Centenarian Defies Stereotypes of Aging

 Centenarian Defies Stereotypes of Aging



June Soh

Centenarians, people who live to be 100 years old are currently the fastest growing age group in the World.  And the U.S. has more than any other country, well over 50,000.  Living longer may be more common than it was, but living well and continuing a healthy, active lifestyle into the second century can be a challenge.

VOA went looking for a centenarian to talk to and met Marbel Sawhill born in 1913.  She has maintained an extraordinary lifestyle and is managing to defy nearly every stereotype of aging.

On a weekday, Sawhill is busy serving at a luncheon of the Bethesda Women’s Club, one of her many loyal clients. Sawhill is 102-years-old and has been running her own catering business in the Washington area for decades.

“Over the years, Sawhill said,  I have done many, many wedding receptions, church dinners, high school banquets, women’s clubs, and a lot of funerals.”

Sawhill was born in 1913 in Winterset, Iowa.  After graduating from college, she taught at a high school in her home state but in 1943, during World War II, her patriotic spirit took her to Washington.

Patriotic spirit

“Everybody was doing something for the country. So I thought perhaps I should stop teaching school and do something to help during the war.”   said Sawhill.

She landed an administrative job at the Department of the Navy and started catering part-time at night to help her niece and nephew, who are deaf, get special educations.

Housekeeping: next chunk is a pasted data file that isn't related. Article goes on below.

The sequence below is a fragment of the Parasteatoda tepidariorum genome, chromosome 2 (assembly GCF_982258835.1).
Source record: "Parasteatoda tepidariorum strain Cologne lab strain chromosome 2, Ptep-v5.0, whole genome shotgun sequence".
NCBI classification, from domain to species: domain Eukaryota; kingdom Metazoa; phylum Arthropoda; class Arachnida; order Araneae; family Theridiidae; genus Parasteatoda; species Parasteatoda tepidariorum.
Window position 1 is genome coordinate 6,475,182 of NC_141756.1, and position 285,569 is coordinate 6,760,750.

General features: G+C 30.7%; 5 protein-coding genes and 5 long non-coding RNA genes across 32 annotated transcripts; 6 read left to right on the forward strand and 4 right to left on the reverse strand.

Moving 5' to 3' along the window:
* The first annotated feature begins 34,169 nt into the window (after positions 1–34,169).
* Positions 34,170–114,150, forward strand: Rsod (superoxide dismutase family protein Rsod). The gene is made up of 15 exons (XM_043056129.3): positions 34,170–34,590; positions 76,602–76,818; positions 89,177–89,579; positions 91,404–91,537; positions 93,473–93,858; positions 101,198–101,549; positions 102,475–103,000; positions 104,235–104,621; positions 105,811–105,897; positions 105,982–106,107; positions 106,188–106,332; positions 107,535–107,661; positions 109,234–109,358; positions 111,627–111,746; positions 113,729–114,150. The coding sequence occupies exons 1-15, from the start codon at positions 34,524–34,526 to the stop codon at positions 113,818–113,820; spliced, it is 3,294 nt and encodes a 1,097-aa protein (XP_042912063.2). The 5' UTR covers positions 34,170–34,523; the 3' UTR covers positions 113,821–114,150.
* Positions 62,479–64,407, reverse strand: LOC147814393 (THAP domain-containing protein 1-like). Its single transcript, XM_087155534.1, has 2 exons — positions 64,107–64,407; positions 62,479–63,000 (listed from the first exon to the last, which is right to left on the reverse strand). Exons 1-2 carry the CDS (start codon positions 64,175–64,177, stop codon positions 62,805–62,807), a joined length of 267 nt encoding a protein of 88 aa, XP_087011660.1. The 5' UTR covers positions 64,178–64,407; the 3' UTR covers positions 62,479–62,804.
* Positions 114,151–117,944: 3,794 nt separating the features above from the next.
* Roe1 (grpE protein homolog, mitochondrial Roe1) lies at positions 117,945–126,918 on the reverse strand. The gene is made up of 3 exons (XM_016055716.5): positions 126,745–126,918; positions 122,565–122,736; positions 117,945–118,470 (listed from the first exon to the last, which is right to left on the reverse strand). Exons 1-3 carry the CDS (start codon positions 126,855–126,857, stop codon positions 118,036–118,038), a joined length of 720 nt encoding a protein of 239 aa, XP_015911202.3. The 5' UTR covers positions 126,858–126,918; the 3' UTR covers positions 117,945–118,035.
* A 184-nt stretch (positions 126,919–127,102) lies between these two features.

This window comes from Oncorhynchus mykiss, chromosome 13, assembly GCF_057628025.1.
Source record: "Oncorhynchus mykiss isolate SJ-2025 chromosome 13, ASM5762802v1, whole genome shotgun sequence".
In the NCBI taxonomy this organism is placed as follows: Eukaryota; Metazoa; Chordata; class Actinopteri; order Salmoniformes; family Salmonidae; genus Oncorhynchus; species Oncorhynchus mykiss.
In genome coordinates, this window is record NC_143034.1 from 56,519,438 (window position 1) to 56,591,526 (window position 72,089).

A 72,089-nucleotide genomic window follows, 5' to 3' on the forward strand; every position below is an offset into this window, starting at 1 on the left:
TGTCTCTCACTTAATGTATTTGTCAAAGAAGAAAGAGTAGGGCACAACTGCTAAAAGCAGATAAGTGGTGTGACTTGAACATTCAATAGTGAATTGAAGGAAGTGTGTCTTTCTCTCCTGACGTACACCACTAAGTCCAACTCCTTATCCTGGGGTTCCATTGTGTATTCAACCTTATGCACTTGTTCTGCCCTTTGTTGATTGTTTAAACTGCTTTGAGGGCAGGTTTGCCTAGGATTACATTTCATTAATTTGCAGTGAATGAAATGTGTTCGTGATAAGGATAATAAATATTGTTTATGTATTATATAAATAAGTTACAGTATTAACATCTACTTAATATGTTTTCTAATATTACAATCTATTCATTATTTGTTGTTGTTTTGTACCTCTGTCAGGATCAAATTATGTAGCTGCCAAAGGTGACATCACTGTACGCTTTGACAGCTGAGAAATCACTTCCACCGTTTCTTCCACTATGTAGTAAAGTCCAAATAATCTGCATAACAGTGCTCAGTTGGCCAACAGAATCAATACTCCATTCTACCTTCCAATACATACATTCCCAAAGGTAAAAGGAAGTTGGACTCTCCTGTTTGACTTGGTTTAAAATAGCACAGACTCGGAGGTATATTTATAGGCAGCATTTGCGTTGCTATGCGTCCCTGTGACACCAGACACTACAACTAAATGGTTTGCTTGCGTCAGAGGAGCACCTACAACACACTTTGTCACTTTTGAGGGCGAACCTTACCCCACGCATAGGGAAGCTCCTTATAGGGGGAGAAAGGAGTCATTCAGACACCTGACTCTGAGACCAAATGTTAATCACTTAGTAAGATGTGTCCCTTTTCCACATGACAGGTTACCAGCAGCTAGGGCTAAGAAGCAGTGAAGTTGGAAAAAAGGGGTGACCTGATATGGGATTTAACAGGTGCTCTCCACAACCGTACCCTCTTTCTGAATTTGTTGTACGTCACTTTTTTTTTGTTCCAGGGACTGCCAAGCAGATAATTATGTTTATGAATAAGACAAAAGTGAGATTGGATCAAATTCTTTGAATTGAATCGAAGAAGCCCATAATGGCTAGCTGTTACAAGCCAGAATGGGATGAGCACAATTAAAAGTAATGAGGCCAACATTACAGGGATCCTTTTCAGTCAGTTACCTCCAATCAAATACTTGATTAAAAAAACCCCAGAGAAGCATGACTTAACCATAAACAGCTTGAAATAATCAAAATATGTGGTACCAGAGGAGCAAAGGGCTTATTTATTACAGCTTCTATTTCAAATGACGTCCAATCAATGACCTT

«Their mother was deaf and their father was deaf.  I could pay the tuition for the school.», said Sawhill.

She turned her full attention to her catering business, after her retirement from the government in 1983

“I am a people’s person. And I knew that this was a gift that God has given me to do with my hands, Sawhill added,  I could think of no better way than preparing food for people, good food so they might enjoy it.”

Sawhill takes pride in some of her signature foods like sticky buns that she started to make during World War II and has brought to almost every occasion.

She wears neither eyeglasses nor hearing aids, and says she rarely gets sick.

“Because when I am working, I am moving around all day and getting a lot of exercise.  And I have to go buy groceries, I am carrying groceries, ” Sawhill explained.

100th birthday

Several hundred people came to celebrate her 100th birthday at a local church.  Instead of receiving gifts, she wanted to do something for someone else.

“[I] asked that they give the money to Gallaudet College, which is the only deaf college in the United States, so that somebody could receive an education,” said Sawhill.

More than $30,000 has been raised for the scholarship fund.

Marcia Demetrovits was one of 50 people who came to the luncheon at the Bethesda Women’s Club.

“The food is fantastic.  She does every time when we come here.  She is an inspiration for all of us,” Demetrovits said and others agreed.

Sawhill has never been married.  She says she loves being independent and has no desire to slow down.

«I have a lot of energy and I need to use it.  I don’t plan to retire.  When God takes me home, I will have to stop.”